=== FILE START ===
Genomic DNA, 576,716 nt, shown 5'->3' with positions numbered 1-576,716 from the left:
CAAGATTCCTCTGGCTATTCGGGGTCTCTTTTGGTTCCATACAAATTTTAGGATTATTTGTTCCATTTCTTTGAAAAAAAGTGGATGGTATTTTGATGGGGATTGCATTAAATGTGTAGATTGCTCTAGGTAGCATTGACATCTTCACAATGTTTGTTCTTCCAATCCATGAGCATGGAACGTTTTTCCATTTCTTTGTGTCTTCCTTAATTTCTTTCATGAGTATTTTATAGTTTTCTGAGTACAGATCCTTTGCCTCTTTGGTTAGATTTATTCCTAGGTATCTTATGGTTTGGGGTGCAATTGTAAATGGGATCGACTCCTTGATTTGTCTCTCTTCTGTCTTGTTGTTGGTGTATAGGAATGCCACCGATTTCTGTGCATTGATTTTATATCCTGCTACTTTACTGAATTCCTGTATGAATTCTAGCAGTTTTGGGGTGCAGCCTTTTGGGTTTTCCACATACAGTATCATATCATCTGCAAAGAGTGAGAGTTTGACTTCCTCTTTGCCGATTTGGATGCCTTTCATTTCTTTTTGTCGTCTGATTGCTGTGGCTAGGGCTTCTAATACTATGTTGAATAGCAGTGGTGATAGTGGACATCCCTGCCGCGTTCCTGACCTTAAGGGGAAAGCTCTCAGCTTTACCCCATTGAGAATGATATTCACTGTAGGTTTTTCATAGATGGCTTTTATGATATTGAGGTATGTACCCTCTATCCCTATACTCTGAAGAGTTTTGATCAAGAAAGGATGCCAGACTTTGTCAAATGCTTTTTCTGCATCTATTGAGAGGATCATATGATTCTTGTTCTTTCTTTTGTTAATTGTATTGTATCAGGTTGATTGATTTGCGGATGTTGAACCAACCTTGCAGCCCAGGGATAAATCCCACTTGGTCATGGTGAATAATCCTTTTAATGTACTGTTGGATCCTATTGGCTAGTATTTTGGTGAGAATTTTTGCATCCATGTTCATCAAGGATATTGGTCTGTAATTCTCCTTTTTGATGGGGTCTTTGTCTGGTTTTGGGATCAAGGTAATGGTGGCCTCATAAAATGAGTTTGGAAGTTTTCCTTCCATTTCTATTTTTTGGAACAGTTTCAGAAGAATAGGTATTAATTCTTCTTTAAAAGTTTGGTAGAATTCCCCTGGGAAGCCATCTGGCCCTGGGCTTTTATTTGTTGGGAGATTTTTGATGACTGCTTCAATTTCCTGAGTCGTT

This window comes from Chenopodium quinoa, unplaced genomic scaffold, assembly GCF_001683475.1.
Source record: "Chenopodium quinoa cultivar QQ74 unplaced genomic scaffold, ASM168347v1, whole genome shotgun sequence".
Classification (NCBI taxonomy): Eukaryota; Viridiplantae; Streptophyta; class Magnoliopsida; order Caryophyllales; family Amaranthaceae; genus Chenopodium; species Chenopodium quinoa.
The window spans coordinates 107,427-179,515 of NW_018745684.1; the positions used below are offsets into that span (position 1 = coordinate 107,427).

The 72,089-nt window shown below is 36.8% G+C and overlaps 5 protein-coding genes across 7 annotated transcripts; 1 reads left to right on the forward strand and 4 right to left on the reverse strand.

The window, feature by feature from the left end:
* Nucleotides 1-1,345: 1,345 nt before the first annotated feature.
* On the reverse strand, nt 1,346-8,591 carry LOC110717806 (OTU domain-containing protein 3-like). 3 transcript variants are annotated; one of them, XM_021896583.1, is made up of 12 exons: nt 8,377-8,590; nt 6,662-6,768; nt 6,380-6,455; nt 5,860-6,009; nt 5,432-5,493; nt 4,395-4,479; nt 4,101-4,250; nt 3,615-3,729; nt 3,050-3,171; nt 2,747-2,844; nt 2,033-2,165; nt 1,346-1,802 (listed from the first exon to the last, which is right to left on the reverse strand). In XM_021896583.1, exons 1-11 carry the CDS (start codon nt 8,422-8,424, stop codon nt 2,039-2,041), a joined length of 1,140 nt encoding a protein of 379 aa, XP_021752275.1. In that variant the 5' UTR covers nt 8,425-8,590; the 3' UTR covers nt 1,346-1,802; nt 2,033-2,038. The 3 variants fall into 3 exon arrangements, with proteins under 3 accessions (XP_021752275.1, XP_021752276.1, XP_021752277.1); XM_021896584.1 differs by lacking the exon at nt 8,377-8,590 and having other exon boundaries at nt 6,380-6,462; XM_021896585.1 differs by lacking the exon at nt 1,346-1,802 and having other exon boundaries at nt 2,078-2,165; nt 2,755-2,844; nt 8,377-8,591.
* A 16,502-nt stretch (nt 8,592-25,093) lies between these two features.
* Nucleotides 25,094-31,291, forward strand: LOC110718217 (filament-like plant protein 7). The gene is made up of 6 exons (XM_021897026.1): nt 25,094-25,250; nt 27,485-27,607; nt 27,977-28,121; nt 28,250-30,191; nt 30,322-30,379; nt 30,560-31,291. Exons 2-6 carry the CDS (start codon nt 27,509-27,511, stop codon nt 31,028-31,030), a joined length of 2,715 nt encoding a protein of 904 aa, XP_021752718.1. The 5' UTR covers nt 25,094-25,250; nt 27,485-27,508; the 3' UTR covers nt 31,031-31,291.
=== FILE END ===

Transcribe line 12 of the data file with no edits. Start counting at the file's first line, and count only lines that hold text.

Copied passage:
* Nucleotides 25,094-31,291, forward strand: LOC110718217 (filament-like plant protein 7). The gene is made up of 6 exons (XM_021897026.1): nt 25,094-25,250; nt 27,485-27,607; nt 27,977-28,121; nt 28,250-30,191; nt 30,322-30,379; nt 30,560-31,291. Exons 2-6 carry the CDS (start codon nt 27,509-27,511, stop codon nt 31,028-31,030), a joined length of 2,715 nt encoding a protein of 904 aa, XP_021752718.1. The 5' UTR covers nt 25,094-25,250; nt 27,485-27,508; the 3' UTR covers nt 31,031-31,291.